Last week, a federal district court in Phoenix issued a mixed ruling  on Arizona’s anti-immigrant SB 1070. Immigrant communities declared partial victory  with Judge Susan Bolton's decision to strike down the portion of the law that makes it a crime to drive, live with, or engage in everyday activities with an undocumented individual. This means Arizonans of good faith who interact with or provide spiritual support to an undocumented friend or neighbor no longer have to worry about getting slapped with criminal penalties or arrest. Several SB 1070 copycats — including laws in Alabama, Georgia, and South Carolina — feature similar provisions which have also been blocked by federal courts.
But disappointingly, last week’s ruling failed to block section 2(b) — the “racial profiling” provision. This decision is a disappointing one for Arizonans who believe in freedom, justice, and equal treatment under the law. It also stands to affect tens of thousands in a state where Latinos make up 30% of the population and are now certain to face racial profiling and discrimination when the law goes into effect.
The ruling “will lead to rampant racial profiling of Latinos and others who might be ‘suspected’ of being in Arizona without authorization,” said Linton Joaquin, general counsel of the National Immigration Law Center  in a statement the day of the decision. “This isn’t just a blow to our plaintiffs, but also a step back from our core values of equality under the law.”
While the news out of Phoenix all but ensures that law enforcement throughout the state will begin demanding immigration documents, a broad coalition of civil and immigrant rights groups will continue to challenge the "racial profiling" provision — and the rest of SB 1070 — in court.
“While today's ruling puts civil rights at risk, it does nothing to undermine our resolve to continue fighting until SB 1070 is struck down in its entirety,” added Chris Newman, legal director of the National Day Laborer Organizing Network .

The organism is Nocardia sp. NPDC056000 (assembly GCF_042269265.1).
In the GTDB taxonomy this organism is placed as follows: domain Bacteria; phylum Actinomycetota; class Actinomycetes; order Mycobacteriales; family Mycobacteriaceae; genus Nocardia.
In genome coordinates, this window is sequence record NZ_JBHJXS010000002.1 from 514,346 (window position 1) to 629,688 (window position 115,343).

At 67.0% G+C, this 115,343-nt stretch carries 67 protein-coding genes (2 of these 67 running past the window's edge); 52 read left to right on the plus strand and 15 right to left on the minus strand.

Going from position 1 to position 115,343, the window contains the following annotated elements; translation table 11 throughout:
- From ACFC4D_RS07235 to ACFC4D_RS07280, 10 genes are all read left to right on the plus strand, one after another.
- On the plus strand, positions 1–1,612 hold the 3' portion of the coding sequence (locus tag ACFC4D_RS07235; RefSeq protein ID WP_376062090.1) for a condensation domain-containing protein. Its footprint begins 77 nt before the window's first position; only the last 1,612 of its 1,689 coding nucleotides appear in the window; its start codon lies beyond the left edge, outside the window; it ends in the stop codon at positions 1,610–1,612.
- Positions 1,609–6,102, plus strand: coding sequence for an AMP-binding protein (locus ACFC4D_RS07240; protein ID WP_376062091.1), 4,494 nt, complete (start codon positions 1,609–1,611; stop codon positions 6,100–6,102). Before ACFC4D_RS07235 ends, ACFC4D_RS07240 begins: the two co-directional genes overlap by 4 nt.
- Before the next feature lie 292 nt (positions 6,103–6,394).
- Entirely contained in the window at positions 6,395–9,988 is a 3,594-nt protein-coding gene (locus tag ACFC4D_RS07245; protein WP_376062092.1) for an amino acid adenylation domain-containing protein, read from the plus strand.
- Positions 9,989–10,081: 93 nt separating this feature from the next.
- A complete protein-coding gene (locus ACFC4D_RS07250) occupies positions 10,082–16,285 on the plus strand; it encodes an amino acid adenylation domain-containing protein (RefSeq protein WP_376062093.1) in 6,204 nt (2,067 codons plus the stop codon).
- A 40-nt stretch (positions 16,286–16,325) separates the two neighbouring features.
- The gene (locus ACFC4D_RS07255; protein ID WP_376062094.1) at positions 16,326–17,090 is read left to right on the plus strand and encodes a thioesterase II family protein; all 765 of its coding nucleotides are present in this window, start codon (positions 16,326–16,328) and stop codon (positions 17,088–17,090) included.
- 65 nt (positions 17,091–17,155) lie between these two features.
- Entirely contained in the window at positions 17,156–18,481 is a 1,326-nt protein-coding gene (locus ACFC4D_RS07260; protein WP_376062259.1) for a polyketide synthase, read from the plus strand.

Below are some key bullet points how to talk about the ruling and what it means for other states:
- All people have rights. It's not about what you look like or where you're from that makes you American: it's how you live your life and what you do that defines you in America.Yet SB 1070's worst provision, section 2b, will encouraging police and law enforcement to trample upon those rights. That's not only expensive and impractical, it's un-American.
- Despite this most recent disappointing ruling, it's important to remember that bit by bit, pieces of SB 1070 keep on getting swatted down by the courts.What's more, they've already been rejected by voters and legislatures across the country.
- This ruling will not encourage more states to follow Arizona's dubious path: lawmakers know voters want solutions, not rhetoric.
- After all, the author of SB 1070, Arizona State Senator Russell Pearce, recently failed yet again  to return to office, losing his primary election in August after being forced out of the State Senate last year. It's clear that injustice is not only impractical, it's unpopular.
The ruling in Alabama comes at the tail end of an eventful year in both legislatures and the courts for state immigration policy. Just last month, a federal court struck a strong blow against  divisive anti-immigrant provisions in SB 1070 copycat laws in both Georgia and Alabama. And in California, the TRUST Act, a bill that has been called the "anti-Arizona " for its practical, common-sense approach, has been passed by both houses and currently sits at the desk of Governor Jerry Brown. If signed into law, the TRUST Act would ensure law enforcement can maintain truly secure communities in California by prioritizing violent and serious criminals instead of casting a wide, expensive, and counter-productive dragnet — and would also point to a positive way forward on common-sense state immigration policy for the entire nation.
Progressive States Network recently surveyed the progress and setbacks in this year’s state legislative action in our 2012 Immigration Session Roundup , highlighting the decreased popularity of broad anti-immigrant proposals and the growing interest in targeted campaigns to introduce pro-immigrant policies this year in states across the nation.